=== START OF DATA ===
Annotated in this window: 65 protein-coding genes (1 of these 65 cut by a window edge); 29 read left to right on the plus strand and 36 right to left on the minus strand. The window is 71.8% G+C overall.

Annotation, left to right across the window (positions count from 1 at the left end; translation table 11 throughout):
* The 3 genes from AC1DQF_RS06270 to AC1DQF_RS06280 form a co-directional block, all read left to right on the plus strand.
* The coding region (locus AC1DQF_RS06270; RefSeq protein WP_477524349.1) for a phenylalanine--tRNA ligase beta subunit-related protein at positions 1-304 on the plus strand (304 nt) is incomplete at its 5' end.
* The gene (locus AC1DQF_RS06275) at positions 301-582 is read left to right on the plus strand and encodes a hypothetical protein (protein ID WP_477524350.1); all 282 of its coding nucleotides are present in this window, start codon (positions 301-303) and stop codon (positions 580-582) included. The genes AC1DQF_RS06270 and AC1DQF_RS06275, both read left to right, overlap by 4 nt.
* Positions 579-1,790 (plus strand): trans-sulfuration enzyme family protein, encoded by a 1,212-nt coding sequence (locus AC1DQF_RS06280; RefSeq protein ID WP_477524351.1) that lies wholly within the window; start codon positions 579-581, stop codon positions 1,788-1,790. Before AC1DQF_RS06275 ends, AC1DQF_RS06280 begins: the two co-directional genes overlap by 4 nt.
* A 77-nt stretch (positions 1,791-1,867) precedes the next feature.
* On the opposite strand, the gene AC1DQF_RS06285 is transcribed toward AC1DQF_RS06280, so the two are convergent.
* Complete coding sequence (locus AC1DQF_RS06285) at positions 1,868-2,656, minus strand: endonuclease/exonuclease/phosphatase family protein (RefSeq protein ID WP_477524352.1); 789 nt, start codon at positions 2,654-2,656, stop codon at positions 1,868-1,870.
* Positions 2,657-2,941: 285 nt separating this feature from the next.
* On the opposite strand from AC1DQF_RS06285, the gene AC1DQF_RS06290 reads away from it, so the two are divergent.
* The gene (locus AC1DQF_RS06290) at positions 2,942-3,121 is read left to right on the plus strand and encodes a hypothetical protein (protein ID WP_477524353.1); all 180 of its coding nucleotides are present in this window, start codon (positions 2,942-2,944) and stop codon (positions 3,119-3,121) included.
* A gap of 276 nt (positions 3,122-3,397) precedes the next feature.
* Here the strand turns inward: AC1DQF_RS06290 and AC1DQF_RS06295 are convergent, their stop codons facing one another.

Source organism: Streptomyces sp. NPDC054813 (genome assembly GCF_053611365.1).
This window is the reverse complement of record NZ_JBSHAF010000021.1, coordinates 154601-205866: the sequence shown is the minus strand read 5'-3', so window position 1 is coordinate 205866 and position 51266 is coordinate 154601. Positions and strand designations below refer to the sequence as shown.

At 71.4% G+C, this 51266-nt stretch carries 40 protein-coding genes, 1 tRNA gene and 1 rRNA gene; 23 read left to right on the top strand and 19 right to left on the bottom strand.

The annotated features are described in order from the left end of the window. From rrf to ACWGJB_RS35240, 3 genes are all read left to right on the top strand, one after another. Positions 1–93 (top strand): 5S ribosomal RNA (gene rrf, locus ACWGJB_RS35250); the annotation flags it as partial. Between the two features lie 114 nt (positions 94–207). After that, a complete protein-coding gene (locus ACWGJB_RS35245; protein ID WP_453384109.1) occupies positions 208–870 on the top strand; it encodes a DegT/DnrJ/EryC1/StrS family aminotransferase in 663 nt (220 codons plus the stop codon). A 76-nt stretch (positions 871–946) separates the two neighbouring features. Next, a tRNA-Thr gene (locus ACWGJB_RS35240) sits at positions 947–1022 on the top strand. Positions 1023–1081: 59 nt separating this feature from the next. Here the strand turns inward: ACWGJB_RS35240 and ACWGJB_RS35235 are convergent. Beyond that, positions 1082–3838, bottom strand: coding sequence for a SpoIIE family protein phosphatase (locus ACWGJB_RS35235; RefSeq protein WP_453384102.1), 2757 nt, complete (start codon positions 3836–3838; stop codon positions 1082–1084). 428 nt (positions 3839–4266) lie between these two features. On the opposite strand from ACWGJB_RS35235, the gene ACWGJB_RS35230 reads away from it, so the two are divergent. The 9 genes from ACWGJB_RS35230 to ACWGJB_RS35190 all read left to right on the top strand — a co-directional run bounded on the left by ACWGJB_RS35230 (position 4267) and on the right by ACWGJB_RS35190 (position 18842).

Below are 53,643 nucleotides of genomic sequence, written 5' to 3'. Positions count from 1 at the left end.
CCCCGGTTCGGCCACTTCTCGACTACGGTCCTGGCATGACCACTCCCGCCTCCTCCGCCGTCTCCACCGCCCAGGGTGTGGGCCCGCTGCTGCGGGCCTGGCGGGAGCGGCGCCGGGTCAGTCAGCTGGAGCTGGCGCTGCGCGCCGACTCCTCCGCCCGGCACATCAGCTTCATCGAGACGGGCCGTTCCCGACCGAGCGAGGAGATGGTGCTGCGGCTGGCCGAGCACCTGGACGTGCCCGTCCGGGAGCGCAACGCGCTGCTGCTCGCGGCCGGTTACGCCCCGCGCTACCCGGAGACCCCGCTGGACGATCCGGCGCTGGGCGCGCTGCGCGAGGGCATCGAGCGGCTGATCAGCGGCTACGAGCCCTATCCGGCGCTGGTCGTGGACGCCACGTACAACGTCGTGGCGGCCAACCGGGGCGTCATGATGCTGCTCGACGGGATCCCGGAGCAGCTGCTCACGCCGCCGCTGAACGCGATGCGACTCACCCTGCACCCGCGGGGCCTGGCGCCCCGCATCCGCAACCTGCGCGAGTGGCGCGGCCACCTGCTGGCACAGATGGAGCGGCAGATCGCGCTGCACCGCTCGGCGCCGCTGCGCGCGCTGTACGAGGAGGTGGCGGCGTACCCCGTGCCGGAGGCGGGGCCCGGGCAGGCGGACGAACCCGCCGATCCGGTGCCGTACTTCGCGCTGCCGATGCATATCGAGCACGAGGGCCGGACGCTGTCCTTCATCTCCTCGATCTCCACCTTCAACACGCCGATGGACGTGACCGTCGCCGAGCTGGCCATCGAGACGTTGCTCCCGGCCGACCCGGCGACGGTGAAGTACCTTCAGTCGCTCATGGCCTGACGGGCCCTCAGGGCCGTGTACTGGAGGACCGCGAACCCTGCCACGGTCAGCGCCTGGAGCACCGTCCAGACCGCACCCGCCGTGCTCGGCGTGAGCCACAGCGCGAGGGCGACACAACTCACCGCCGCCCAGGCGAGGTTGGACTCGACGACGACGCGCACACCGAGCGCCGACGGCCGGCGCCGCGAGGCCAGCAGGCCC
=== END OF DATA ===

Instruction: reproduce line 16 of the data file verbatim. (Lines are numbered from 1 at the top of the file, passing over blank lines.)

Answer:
This window is the reverse complement of record NZ_JBSHAF010000021.1, coordinates 154601-205866: the sequence shown is the minus strand read 5'-3', so window position 1 is coordinate 205866 and position 51266 is coordinate 154601. Positions and strand designations below refer to the sequence as shown.